At issue in this case was the precedent in the Lambat judgment, as set out above. This precedent and the de facto policy of not according sufficient weight to the health of bail applicants in bail proceedings meant that the issue was of public importance and ripe for judicial intervention.
The application for bail focused on two important grounds; the ill-health of the applicant and the unreasonable delay in bringing the applicant to trial.
SALC sought to have expert testimony admitted and considered, which would have bolstered the case and judgment. The judge however refused to admit the testimony on a procedural ground, namely that it was submitted in the incorrect format. The judge also did not allow the applicant to resubmit the testimony in the correct format, contrary to established court practice. What is interesting to note is that the judge maintained this stance despite the fact the State did not object to the admission of the expert testimony.
These actions on the part of the judge are particularly worrying because they bring into the question judicial professionalism and the Malawian judiciary’s willingness to take public interest and human rights litigations seriously. However, the judge does encouragingly state at page 3 that:
“This court concurs with Counsel for the Applicant in his submission that the authorities have a legal and moral obligation to protect the right to health of prison inmates.”
This does to an extent temper the weakness of the judgment as it overturns the Lambat judgment and his direct reference to the Bail Guidelines Act of 2000 also helps bolster the precedential value of the judgment.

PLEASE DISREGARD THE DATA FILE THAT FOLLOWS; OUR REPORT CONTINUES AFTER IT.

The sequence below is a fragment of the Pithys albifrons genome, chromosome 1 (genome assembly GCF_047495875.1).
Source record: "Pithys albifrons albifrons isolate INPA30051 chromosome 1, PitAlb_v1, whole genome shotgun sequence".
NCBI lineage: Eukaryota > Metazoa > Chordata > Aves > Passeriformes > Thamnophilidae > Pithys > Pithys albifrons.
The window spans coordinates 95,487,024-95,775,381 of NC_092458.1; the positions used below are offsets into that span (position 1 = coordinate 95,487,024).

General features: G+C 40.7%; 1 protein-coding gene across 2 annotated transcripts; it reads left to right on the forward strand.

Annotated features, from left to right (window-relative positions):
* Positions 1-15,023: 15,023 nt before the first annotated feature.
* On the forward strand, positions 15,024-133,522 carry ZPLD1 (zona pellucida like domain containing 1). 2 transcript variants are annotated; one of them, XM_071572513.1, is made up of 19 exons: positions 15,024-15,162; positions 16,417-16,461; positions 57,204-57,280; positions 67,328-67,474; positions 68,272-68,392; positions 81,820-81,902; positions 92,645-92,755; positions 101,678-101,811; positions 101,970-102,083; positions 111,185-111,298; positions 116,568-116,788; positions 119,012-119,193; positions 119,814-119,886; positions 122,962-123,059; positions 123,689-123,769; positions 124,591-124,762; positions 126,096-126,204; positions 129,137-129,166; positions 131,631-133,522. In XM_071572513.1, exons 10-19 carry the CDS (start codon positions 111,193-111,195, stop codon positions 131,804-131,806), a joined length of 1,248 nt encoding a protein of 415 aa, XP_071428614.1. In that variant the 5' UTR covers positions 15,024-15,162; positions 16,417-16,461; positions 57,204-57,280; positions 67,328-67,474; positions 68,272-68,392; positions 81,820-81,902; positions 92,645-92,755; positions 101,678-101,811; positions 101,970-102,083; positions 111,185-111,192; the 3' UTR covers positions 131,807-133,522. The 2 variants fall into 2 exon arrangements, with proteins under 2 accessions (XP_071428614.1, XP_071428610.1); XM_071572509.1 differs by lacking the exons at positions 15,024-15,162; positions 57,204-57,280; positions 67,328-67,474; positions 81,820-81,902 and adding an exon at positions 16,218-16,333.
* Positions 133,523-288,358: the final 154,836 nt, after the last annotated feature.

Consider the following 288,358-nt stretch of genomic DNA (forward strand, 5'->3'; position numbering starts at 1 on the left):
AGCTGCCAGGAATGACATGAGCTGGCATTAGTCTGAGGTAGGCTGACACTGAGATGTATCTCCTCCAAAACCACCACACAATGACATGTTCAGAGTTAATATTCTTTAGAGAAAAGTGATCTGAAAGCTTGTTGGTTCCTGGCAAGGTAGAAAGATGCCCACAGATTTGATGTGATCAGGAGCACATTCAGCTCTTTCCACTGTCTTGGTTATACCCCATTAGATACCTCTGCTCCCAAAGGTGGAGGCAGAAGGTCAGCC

The judge however failed to comment on and confirm Malawi’s international law obligations. At page 4 of the judgment the judge asserts that counsel’s reference to Malawi’s international law obligations are a “futile exercise.” He says this despite the fact the Section 11 (2) (c) of the Malawian Constitution provides that:
“In interpreting the provisions of this Constitution a court of law shall where applicable, have regard to current norms of public international law and comparable foreign case law.”
It is disappointing that the judge avoided a discussion on international best practices and guiding standards on prisoner’s treatment. The judgment does not give any weight to Malawi’s international obligations in relation to prisoner’s rights and how they should inform its domestic treatment of prisoners. Despite its shortcomings and the disappointing manner in which the judge conducted himself, the judgment is positive and does have the potential to lay the foundation for future prisoners’ rights cases on similarly positioned awaiting trial prisoners. In particular, it overturns the Lambat judgment and; it confirms that an accused person has the right to be released from custody with or without bail unless the interests of justice require otherwise; that the burden is on the State to show why it is not in the interest of justice to grant bail; that the State has to give valid reasons for its assertions and finally that the authorities have a legal and moral duty to provide adequate health care to an inmate or prisoner.
It is a slow process but it is hoped that case will be the first of a number of string of cases that acknowledge and give effect to the rights of prisoners in Malawi.